Hanko (Swedish: Hangö) is Finland's southernmost city. It has a major marina which serves as a stop for boats traveling between Helsinki and the Archipelago Sea (a popular sailing destination). Hanko is a popular summer tourist destination. Tourism ensures good services and a lot of restaurants at the marina.
When Finland became independent in 1917 and the Russian aristocracy suffered due to the revolution, the Russian tourists disappeared. After the Winter War, 1939–1940, the peninsula was leased to the USSR as military base, as demanded by the peace treaty. The border was heavily fortified and manned, and plans for a decisive strike were made on both sides at the start of the Continuation War, but actual battles were minor and the Soviets retreated in 1941. Scattered fortifications remain.
The town remains a major port for international trade, retains its industrial base, and has revived its role as a summer resort.
The tip of the peninsula serves as a stopover point for migratory birds crossing the Gulf of Finland and, hence, hosts much birdwatching.
By carArrival is possible via Highway 25. The town is a 1,5-hour trip from Helsinki, making it suitable for a day trip.
By ferryHanko is primarily a freight port, but Navirail offers passenger and car services to Paldiski, Estonia, which has connections to Kapellskär, Sweden, and Lübeck, Germany.
The coastal fairways pass the Hanko Peninsula's tip where Hanko is situated. Seafaring, fishing and hospitality to seafarers are Hanko's heritage.
Hanko is easily reached from the sea, but there are crossing fairways and freight traffic in the archipelago and near the peninsula's tip. Parts of the archipelago are difficult to navigate when disoriented.
The Eastern Harbour (Itäsatama, Östra hamnen) is the biggest and busiest guest marina in Finland. There is another guest marina on the north side of the peninsula.
By train or by busAll trains between Helsinki and Turku stop in Karis (Finnish: Karjaa), which is connected to Hanko by commuter train. There are coaches from Helsinki.
The House of the four windsphone: +358 19 248-1455address: Neljäntuulenkuja, Pieni MäntysaariThe House of the four winds was hosted by C. G. E. Mannerhein in 1927-1933
Hanko Casinophone: +358 40-487-6409address: Appelgrenintie 10Not a real casino these days, but a lavish wooden structure with nice view of the sea. The original Hanko Sushi restaurant operates here in summer.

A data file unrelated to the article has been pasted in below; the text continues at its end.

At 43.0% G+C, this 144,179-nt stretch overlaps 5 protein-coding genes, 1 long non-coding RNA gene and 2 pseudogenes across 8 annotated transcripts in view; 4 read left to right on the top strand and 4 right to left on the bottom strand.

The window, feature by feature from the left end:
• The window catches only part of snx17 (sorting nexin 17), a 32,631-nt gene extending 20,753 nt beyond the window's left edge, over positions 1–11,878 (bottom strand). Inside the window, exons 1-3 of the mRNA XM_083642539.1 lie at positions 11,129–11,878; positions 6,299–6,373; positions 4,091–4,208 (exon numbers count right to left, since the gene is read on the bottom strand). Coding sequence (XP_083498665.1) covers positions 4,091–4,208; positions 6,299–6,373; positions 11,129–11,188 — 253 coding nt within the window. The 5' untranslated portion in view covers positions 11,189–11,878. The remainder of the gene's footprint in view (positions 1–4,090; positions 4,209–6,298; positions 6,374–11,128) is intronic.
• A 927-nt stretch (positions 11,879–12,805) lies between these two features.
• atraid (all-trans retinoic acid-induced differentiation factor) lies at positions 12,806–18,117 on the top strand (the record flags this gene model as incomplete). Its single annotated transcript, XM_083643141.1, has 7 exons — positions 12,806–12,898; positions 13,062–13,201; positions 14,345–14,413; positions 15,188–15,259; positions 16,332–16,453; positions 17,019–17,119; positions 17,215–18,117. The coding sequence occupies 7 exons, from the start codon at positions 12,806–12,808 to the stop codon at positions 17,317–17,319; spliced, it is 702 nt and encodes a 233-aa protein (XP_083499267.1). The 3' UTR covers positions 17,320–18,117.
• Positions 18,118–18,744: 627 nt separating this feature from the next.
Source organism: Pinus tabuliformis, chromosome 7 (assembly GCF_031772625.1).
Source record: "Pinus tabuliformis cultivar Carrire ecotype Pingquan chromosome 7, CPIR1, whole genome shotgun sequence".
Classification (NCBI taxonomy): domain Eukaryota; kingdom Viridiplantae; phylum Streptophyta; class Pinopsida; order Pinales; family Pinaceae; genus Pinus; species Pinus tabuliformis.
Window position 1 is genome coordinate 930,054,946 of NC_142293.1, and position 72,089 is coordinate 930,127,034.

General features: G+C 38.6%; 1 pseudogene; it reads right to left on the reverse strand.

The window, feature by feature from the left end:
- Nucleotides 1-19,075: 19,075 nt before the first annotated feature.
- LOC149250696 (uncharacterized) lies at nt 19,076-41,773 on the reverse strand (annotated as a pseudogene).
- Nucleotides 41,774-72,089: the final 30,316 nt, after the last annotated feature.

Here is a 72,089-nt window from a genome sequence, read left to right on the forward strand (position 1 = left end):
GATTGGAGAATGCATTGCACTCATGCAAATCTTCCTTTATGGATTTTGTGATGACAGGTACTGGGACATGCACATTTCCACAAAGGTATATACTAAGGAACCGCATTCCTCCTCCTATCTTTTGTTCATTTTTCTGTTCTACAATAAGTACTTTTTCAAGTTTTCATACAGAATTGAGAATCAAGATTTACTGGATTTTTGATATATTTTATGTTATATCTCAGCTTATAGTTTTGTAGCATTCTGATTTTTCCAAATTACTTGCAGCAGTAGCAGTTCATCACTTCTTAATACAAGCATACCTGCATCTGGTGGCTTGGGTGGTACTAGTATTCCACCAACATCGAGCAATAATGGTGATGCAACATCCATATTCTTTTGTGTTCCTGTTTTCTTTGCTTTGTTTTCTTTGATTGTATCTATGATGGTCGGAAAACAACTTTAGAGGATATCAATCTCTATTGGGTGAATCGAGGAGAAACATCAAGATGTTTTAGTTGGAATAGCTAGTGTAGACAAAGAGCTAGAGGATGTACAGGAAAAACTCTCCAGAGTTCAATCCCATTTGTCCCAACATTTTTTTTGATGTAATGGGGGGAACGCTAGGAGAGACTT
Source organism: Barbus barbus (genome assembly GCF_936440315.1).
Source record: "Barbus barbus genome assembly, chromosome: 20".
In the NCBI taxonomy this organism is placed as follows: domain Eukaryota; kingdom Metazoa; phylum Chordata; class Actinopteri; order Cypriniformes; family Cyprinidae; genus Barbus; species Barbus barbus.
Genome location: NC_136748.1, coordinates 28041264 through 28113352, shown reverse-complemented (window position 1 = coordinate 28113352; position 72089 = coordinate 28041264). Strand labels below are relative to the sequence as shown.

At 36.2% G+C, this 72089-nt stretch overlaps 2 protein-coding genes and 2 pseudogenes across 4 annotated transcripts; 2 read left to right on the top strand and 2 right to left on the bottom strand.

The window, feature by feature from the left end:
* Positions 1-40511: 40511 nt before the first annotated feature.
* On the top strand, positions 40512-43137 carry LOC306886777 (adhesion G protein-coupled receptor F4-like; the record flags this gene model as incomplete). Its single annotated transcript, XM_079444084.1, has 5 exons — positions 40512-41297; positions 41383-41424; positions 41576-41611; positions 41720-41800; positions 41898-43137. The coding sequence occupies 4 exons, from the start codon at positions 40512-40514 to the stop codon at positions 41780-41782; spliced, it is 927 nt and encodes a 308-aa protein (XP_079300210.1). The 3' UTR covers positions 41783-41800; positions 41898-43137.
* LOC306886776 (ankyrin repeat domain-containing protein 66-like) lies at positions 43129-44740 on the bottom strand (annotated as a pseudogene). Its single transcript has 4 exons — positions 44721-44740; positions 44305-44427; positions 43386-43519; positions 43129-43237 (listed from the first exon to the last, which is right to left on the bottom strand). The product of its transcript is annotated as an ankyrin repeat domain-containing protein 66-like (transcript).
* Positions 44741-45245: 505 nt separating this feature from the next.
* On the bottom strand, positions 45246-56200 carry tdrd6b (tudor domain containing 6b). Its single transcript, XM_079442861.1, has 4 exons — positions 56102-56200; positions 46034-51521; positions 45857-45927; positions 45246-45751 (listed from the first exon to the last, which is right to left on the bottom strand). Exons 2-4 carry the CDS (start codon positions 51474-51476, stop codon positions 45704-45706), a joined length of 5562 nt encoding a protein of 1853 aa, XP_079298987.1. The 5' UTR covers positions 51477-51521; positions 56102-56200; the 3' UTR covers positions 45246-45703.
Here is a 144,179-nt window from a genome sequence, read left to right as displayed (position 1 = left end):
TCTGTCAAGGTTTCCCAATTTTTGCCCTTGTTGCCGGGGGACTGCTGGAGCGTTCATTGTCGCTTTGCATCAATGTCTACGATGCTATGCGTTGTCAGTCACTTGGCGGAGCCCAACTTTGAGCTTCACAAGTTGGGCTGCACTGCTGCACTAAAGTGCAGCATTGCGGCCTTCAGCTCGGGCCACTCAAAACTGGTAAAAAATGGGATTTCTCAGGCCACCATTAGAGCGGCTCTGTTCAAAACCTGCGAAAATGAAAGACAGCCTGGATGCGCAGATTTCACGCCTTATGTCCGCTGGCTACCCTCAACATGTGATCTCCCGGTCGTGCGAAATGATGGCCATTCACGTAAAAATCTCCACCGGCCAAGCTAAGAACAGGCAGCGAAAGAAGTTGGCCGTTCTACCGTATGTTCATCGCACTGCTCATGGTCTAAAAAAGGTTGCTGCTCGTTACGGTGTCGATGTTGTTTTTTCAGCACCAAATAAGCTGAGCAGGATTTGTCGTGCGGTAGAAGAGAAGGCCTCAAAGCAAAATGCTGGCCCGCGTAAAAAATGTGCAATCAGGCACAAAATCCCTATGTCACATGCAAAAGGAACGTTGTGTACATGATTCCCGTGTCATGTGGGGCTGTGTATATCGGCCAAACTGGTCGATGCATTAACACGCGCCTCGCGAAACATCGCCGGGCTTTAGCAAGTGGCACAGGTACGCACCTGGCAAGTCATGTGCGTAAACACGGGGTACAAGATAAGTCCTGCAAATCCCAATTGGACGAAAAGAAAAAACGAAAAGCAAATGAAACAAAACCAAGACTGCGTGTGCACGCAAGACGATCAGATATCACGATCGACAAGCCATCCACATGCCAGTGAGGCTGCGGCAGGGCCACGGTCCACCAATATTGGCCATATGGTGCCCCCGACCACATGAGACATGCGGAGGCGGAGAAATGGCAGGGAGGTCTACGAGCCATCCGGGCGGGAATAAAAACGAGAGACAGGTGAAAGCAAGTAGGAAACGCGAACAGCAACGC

Giant's kettlesThese natural rock formations are east of the Casino, on the rocks by the shore.
Hanko RegattaThe Hangon Regatta yacht race, held annually in early July, is the highlight of the summer in Hanko. Competitors come from all the countries of the Baltic coast and, due to the numerous spectators, Hanko takes on a festive, even rowdy, carnival atmosphere.
- Swimming. Hanko has sandy beaches to the west of the city and pebbly beaches between the marina and the Casino.
Bengtskär lighthousephone: +358 2 4667-227Skerry in the outer archipelago, by the mouth of Gulf of Finland, with the tallest lighthouse in the Nordic countries. Tours from Hangö, with optional dinner, sauna, accommodation etc.
OrigoRestaurant with a seafood buffet
phone: +358 40-487-6409address: Appelgrenintie 10Open only in the summer. This is the first Hanko Sushi restaurant. The chain has spread to other cities.
phone: +358 19 248-4393address: ItäsatamaRoxx, the marina bar, is also open outside of the sailing season and offers drinks and snacks. Marina sauna is rentable from Roxx outside of the sailing season.
There is a bike route, Kustrutten ("the coastal route"), to Kasnäs at the far end of Kimitoön in the Archipelago Sea. The route includes pathways in the forest, but does not necessitate a terrain bike.
Kasnäs can also be reached by boat: there is a daytime cruise thrice weekly (Tuesday, Wednesday and Saturday) via Kasnäs to Örö in the Archipelago National Park. Twice weekly (Wednesday and Saturday) there is an evening cruise ending in Örö. (Check! A ship on this route has been transferred elsewhere.)
It is possible to befriend a yacht crew and join them.